case western reserve university



Case dentists to snuff out smokeless tobacco use in school children

A new grant to the Case Western Reserve University School of Dental Medicine will curb smokeless tobacco (ST) use in middle school students by relaying the message of its dangers and creating strong anti-tobacco attitudes before habits develop. The project also encourages pre-teens to influence family members to seek help in kicking the habit.

Lance Vernon ( DMD, MPH) a research associate at the dental school, is the principal investigator on the one-year, $239,000 grant from the Tobacco Use Prevention and Control Foundation (TUPCF) for his Smokeless Tobacco Use Pilot Project. Catherine Demko (PhD) is the project's co-investigator.

"Smokeless tobacco is an underestimated and misunderstood killer of Ohioans," said Mike Renner, TUPCF executive director.

Vernon will pilot an intervention program, targeting 5th through 7th grade students in 15 schools and in 10 summer sports programs in the Ohio's rural Appalachian counties of Athens, Hocking, Meigs, Morgan, Washington and Vinton where ST use is higher (6.6 percent) than other parts (2.8 percent) of the state.
The investigators state that they hope to reach students just before peer pressures from family and friends influence them to take up tobacco use.

ST—also known as spit, snuff or plug tobacco—is highly addictive with higher concentrations of nicotine entering the body through the delicate lining in the mouth. Just like cigarettes, using smokeless tobacco increases health risks for cancers and cardiovascular and periodontal diseases.

"People do not realize how addictive smokeless tobacco is," stated Vernon. Smoking in general is highly addictive and this is not appreciated, especially in children," states Vernon. He will face cultural, social and economic challenges in the Appalachian communities where tobacco is grown and its use a part of its social culture.

While the use of ST is primarily a male habit, the grant targets girls and boys when they are vulnerable to the influences of parents who role model ST use or pressure from peers who tend to begin using it between the ages of 13 and 18 years old. A 2002 Ohio Department of Health study revealed that 11.8 percent of Ohio's male high school students had used ST in the last 30 days.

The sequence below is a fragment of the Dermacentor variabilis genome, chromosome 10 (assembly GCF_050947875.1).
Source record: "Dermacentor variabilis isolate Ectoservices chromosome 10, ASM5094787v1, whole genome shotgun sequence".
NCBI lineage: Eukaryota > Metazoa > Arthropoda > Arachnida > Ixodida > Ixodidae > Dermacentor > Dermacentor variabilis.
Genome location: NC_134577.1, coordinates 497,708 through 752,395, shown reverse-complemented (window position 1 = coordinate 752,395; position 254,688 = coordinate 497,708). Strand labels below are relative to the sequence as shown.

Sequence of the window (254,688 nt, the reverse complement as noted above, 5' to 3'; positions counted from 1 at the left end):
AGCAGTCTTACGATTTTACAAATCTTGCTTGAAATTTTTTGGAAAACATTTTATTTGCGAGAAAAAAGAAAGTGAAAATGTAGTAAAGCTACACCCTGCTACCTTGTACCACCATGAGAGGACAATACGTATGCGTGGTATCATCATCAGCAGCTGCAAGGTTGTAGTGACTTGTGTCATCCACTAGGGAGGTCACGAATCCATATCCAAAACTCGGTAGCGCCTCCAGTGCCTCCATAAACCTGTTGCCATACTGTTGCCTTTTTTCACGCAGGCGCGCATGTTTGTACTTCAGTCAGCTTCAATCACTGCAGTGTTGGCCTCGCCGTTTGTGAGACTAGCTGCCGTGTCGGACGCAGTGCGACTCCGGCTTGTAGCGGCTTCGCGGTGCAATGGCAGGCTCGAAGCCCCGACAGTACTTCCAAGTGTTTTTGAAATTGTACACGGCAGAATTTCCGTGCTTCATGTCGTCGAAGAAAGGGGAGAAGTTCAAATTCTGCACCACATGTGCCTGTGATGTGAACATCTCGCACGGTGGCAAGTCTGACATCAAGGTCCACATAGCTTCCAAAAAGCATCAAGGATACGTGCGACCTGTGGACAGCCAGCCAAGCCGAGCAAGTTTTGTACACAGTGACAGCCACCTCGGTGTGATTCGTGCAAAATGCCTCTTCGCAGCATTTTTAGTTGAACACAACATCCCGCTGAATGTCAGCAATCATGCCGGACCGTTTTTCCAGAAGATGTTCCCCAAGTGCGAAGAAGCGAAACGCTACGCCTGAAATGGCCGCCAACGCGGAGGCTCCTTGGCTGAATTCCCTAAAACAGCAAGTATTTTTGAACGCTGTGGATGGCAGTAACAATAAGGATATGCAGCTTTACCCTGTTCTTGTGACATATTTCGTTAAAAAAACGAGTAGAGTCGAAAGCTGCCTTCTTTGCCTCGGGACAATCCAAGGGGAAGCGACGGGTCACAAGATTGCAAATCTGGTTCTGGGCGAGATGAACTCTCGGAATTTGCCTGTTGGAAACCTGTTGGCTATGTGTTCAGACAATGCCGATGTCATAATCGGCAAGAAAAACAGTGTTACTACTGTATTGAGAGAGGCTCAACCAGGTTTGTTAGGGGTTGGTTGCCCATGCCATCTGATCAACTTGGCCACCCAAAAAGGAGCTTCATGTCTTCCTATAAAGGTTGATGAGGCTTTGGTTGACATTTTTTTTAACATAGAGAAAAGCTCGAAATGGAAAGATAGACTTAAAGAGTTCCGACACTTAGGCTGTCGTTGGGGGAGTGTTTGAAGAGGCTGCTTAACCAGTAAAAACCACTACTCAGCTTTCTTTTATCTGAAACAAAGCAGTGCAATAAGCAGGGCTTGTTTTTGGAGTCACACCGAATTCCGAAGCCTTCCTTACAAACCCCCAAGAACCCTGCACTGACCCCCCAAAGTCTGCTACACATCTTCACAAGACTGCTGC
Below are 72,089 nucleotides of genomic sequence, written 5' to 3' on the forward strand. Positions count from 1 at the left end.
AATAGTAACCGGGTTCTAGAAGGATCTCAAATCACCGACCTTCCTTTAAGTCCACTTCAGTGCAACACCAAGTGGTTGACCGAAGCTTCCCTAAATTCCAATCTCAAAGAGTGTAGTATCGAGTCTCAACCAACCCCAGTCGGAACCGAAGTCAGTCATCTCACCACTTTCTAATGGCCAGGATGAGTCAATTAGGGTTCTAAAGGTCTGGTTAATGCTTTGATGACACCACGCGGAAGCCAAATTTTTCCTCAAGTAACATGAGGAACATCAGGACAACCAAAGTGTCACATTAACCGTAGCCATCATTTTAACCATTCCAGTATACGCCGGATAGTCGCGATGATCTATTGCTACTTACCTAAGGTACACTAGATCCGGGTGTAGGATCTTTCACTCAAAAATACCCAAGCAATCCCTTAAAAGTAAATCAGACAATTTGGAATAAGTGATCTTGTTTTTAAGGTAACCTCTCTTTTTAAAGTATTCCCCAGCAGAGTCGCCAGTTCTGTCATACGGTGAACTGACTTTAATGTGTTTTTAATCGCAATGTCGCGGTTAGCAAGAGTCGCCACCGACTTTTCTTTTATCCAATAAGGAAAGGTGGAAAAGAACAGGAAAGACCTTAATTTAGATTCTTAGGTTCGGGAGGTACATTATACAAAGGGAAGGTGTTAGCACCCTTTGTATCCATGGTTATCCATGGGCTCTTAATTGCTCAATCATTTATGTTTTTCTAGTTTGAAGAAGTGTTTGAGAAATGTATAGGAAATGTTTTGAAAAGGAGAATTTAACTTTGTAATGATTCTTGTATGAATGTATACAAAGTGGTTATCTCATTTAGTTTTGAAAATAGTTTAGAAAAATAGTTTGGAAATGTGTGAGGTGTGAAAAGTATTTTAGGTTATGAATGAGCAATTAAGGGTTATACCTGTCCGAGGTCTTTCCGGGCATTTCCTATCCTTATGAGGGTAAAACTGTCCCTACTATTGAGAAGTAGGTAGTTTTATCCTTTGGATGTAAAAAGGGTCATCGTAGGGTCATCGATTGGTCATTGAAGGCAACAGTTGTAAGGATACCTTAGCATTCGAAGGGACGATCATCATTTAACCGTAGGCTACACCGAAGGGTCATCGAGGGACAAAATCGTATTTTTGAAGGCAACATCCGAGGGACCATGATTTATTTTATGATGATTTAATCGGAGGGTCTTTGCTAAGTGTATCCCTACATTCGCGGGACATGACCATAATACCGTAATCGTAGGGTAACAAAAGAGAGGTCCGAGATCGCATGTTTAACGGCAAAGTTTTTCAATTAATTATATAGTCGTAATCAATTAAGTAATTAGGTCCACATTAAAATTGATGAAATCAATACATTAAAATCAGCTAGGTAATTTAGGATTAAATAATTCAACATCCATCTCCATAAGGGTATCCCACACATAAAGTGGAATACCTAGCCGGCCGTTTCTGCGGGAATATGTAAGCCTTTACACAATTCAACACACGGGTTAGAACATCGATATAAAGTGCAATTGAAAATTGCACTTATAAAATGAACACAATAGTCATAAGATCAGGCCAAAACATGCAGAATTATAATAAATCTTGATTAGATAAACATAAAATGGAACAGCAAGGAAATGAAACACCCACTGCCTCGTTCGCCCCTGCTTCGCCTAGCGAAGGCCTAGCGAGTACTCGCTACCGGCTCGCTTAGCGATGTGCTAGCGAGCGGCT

"We believe that this age group is generally the most receptive to considering and adopting positive health messages," said Vernon.

Vernon and Demko will work with a field coordinator from the Athens County Department of Jobs and Family Service Agency. They will craft a curriculum by using previously developed materials and tailoring them into a relevant, hoands-on and interactive presentation.

Sources for their curriculum materials will come from:

  • The Ohio Dental Association's "Teens Against Tobacco in Community" (TACTIC)
  • Oral Health America's National Spit Tobacco Education Program
  • Summer Multi-disciplinary Innovative Learning Experience (SMILE), a collaborative program developed jointly by students from Case's Schools of Dental Medicine, Medicine and Nursing in the summer of 2003, with the help of teens from the Cleveland Municipal School District

Another key element of the project is the development of a Web-based resource that can be used as a source of information on ST and inspiration to quitting its use. The project will launch the site through the existing health resource of—an internet health site that is collaboratively run by Case, the University of Cincinnati and Ohio State University.

According to Vernon, the Web site will be highly interactive, visual and teen friendly. The site will provide anti-tobacco and cessation information in a manner that is accessible for children, teens and adults, added Vernon.

Students will take pre- and post-test evaluations to asses the effectiveness of the anti-tobacco presentations.

"An important aspect of this prevention program is to encourage youth to quit. If their parents are tobacco users, we want to 'gently encourage' them to quit by offering a variety of resources to help them," stated Vernon.

In addition to the Case grant, TUPCF, which was established with money from the settlement of the tobacco law suits and provides funds to support anti-tobacco education, awarded support to Ohio State University College of Dentistry for an adult cessation program and the Research Triangle Institute in North Carolina to provide a data analysis of ST product use.


About Case Western Reserve University

Case is among the nation's leading research institutions. Founded in 1826 and shaped by the unique merger of the Case Institute of Technology and Western Reserve University, Case is distinguished by its strengths in education, research, service, and experiential learning. Located in Cleveland, Case offers nationally recognized programs in the Arts and Sciences, Dental Medicine, Engineering, Law, Management, Medicine, Nursing, and Social Work.